Hi Mark –
If these protocols are intended to be used as proof of validation, I would definitely raise it as an issue. Validation protocols serve a GMP purpose in that they provide proof that a particular system or piece of equipment is able to consistently and reliably perform as expected within defined specifications. Therefore, they should be controlled in an appropriate document control system, and be reviewed and approved by the appropriate people to ensure correctness, completeness, and sufficiency for the purpose. Documentation should also provide sufficient evidence that the protocol was executed correctly and completely by a qualified individual, that no steps were skipped, and that expected results and acceptance criteria are met. The initialed and dated steps and hand-written observations on the protocol help provide that. Even better, screen shots or other objective evidence should be provided to show that test criteria were met.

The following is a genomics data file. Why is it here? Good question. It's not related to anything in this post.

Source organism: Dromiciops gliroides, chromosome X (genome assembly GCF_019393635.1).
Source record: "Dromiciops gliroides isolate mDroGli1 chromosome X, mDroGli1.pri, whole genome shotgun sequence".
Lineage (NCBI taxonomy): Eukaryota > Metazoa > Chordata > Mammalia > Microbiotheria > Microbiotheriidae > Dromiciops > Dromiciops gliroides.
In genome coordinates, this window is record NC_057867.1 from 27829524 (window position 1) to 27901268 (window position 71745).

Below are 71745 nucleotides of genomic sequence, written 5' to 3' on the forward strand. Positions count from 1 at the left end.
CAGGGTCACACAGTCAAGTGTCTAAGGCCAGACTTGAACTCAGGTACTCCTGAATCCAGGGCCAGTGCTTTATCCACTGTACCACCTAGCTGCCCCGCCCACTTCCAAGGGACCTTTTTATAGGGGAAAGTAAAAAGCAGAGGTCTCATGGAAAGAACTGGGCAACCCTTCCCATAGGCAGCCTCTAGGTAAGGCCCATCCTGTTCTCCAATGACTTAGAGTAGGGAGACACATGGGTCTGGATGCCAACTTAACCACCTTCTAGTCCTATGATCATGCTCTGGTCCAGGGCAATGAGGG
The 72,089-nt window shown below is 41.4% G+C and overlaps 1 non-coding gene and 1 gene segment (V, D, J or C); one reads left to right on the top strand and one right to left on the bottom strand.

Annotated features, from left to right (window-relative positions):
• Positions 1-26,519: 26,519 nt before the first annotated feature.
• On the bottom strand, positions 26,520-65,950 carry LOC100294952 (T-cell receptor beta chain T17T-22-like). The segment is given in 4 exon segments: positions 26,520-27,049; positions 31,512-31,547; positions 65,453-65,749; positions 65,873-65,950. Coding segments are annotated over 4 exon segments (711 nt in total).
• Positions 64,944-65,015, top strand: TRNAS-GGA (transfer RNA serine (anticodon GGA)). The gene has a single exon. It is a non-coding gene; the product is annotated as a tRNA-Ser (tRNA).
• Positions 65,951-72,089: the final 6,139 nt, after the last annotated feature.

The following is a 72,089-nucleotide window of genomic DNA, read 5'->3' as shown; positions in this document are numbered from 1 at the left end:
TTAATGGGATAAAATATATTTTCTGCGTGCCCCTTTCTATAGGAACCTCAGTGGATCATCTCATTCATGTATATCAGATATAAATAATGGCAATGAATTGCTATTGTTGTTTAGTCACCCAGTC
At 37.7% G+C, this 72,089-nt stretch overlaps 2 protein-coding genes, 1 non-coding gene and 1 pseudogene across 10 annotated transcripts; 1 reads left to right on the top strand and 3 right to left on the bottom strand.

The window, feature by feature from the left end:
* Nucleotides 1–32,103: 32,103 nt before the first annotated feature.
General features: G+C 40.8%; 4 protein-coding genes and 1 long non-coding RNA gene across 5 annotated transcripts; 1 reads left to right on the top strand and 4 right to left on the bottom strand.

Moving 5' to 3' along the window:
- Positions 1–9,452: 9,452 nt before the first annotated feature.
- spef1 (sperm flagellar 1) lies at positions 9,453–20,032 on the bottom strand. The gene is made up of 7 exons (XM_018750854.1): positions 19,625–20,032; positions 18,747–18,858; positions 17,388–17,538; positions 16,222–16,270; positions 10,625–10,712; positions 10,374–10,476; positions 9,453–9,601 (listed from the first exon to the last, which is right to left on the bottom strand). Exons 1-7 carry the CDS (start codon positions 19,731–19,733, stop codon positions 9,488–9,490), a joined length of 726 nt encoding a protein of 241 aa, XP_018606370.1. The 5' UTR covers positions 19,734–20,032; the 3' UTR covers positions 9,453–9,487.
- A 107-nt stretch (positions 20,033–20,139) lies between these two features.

Based on the description you provided, there is no proof that anyone did anything other than type a bunch of stuff into a spreadsheet, perhaps on the day before your visit!
Sometimes the “old-school” way of doing things is still considered best practice. Alternatively, a forward-thinking software company could invest in tools that would let them maintain the necessary control and accountability electronically while eliminating all the manual work.